Livraria Bertrand: The World’s Oldest Bookstore in Lisbon
One of the most enjoyable things about exploring Lisbon has been uncovering the existence of some of the finest book housing spaces in the world.
Not long ago I made a day of exploring the Mafra National Palace Library; an enchanting space seemingly out of a fairytale that houses 36,000 books in Lisbon. There was also the Lello & Irmão Bookstore, where it is rumored that J.K. Rowling found her initial inspiration to write the Harry Potter series.
Just when I thought I’d seen it all, a friend asked if I’d made some time to visit the Libaria Bertrand in Lisbon, just west of the Alfama; “It’s like meeting with everyone and everything you’ve ever admired throughout history, all in one room”.
Unbeknownst to me, the world’s oldest bookstore was basically on my doorstep. “What? No! I must, I must, I must…”
And I did.
R. Garrett 73-75, 1200-203 Lisboa, Portugal
+351 21 347 6122
Monday to Sunday: 9am – 10pm
History of Livraria Bertrand in Lisbon
The Bertrand Bookstore in Lisbon was officially opened to the Portuguese public back in 1732. If you do that math you’ll realize that this bookstore has been in business for almost 300 years.
Where the store is located now, west of the Alfama in Chiado, is not actually the original location. The original store was destroyed in an earthquake in 1755 which forced the owners to relocate and set up shop somewhere more stable.
The first store was opened by a man named Peter Faure. After just a few years of ownership, Faure made the decision to turn over the business to the Bertrand brothers. It was these two who managed to grow the bookstore into the chain that it is today with over 50 successful vicinities all over Portugal.
The premises in Chiado remains the oldest. The certificate of confirmation from the Guinness Book of Records is displayed proudly on the entrance window.
You can come past and visit on your own accord or simply join a free guided walking tour that will take you through the Chiado area en route to the historic Alfama.
Interior of Livraria Bertrand in Lisbon
From the outside the bookstore appeared to be but just a compact corner shop. Once you make your way in you’ll realize that this building actually tunnels and allows the store to be spread through multiple rooms and building sectors, with all of the walls covered in shelving.
The ceiling archways inside of the space give the bookstore a breathable nature. The space is somewhat comparable to a church in the sense of it being so quiet and peaceful, even in its most chaotic moments.
Being in business for almost 300 years made renovations and modern touches a necessity to this space. There is nothing distinctly “old” about the interior at Bertrand, however as you move through the space you’ll catch glimpses of the infrastructure of the years gone by: a lonely, struggling pillar or a patch of exposed brick whose family remains covered in plaster.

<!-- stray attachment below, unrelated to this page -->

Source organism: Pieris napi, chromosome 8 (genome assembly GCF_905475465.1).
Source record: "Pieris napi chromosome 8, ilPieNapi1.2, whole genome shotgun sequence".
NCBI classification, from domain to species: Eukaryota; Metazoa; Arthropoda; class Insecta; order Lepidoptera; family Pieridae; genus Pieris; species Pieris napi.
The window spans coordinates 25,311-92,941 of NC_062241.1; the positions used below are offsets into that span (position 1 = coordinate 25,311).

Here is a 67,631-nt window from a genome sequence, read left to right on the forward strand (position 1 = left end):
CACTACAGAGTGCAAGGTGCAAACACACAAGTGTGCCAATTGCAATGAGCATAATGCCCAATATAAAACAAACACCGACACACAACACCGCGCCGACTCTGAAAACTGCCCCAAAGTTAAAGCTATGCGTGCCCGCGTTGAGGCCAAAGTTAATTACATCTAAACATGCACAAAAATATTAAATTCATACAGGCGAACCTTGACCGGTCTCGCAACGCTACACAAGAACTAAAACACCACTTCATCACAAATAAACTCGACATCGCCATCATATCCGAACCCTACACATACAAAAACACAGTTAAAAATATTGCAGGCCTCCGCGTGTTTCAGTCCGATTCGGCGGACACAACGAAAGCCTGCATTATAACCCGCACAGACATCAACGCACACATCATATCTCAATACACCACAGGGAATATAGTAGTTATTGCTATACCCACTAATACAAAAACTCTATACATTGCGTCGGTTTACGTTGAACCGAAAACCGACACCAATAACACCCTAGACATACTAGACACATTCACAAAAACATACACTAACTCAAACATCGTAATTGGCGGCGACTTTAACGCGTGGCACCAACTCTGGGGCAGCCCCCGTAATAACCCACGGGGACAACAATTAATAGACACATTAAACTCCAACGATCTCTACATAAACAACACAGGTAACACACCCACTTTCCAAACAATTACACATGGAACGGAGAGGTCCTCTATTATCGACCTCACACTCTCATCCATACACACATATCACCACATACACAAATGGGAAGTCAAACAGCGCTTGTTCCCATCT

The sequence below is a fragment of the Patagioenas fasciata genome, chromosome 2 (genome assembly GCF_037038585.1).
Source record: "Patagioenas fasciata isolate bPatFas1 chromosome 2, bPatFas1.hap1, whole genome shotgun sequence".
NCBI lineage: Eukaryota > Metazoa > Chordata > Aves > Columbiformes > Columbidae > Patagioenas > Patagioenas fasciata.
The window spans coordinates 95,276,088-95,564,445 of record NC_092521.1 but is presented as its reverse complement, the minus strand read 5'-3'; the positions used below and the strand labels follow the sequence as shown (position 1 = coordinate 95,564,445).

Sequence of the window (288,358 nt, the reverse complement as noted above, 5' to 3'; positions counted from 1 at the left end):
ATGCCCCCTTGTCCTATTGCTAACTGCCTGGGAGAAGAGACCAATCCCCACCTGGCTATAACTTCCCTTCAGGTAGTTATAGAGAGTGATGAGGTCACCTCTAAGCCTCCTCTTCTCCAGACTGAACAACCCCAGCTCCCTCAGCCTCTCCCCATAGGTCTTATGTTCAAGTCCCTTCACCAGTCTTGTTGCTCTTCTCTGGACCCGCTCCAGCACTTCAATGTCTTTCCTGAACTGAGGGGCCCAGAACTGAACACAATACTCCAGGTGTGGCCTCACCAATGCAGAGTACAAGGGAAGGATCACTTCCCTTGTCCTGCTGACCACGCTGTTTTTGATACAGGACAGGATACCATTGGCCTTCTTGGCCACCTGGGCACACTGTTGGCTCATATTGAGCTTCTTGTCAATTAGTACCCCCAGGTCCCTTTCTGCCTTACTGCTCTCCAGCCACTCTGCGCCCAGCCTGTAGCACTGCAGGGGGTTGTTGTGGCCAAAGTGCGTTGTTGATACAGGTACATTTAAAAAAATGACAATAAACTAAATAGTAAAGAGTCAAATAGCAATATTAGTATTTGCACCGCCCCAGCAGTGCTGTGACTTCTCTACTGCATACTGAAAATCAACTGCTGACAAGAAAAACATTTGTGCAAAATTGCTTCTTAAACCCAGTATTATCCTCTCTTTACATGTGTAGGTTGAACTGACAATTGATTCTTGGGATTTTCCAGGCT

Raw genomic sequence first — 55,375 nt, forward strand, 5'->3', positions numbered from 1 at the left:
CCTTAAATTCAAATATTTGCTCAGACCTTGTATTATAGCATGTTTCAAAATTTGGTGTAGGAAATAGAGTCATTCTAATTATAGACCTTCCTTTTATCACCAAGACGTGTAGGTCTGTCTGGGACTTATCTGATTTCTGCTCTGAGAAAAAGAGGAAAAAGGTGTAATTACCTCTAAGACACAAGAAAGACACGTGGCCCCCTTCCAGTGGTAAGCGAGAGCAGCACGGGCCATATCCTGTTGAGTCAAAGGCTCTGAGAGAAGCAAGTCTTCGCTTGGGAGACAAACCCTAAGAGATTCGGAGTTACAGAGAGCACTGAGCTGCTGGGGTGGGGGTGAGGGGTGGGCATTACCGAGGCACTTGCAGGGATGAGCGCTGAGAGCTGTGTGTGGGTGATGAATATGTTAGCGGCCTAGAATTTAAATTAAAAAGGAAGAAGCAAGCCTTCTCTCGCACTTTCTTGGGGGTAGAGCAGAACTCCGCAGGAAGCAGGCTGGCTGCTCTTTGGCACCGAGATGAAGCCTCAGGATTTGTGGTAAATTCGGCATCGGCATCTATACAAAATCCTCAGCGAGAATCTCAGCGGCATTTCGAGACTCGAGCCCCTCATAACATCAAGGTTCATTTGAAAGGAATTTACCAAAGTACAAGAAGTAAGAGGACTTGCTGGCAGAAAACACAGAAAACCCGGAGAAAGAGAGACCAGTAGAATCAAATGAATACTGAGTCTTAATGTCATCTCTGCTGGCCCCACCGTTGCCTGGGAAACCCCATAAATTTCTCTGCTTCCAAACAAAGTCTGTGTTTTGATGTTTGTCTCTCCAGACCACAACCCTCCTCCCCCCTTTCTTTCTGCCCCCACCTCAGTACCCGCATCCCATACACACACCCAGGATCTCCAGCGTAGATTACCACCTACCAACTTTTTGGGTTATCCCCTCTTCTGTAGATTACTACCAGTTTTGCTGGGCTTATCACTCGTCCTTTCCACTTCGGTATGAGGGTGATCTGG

What to Buy at Livraria Bertrand in Lisbon
Despite its worldwide popularity, Bertrand Bookstore keeps things distinctly Portuguese. I’d say about 95% of the stock is centered around Portuguese language books ranging between everything from cooking to fiction; science to esoteric; biographical to photography.
There is a small English desiccated section within the bookstore that features most of the classic works and a few contemporary bestsellers. You’ll find the two shelves containing these works in the room with the cash register.
Consider investing in a copy of Catcher In The Rye or Jane Eyre just for the sake of having purchased it at the world’s oldest book seller. The store will even give you the option of having one of their approval stickers placed inside the cover, stating where exactly the copy was purchased.
It you make your way deep enough into the back of the bookstore you’ll come to a small cafe. Even if you’re not buying books this makes for a peaceful pitstop during a day of excursions around Lisbon city.
Nearby Attractions of Livraria Bertrand in Lisbon
This area of Chiado seems to be somewhat centered around literature. Just one block west of the Bertrand Bookstore is another almost ancient book seller, the Libreria Mondo.
A short walk south and you’ll come to Ferin Bookstore, a pleasant and beautifully curated old shop selling mostly Portuguese works.
For the more modern experience, the Bookstore Trinity is a few blocks west and your source for everything new and relevant.
Keeping in mind that Chaido is almost a coastal neighborhood, moving south on foot will eventually bring you to the Tagus and the shoreside town of Cais do Sodre. All along this waterside strip there are cafes and docking ports where ferries come and go throughout the day.
The Reminiscência is on this coastal edge and a great place to take some memorable photographs of your time in Lisbon. While here, take some time to enjoy a drink at the Quiosque Ribeira das Naus where they play ambient music to accompany the view of the water.
Being near a coastal space can sometimes make one forget that they are actually in a very historic part of a city. Not far from the water you have these opulent sites such as the National Theatre of São Carlos on Serpa Pinto road and the MNAC Modern Art Museum nearby as well.
This district is best explored by foot as it requires time and cognition to pick out all of the historic nooks that exist around each bend .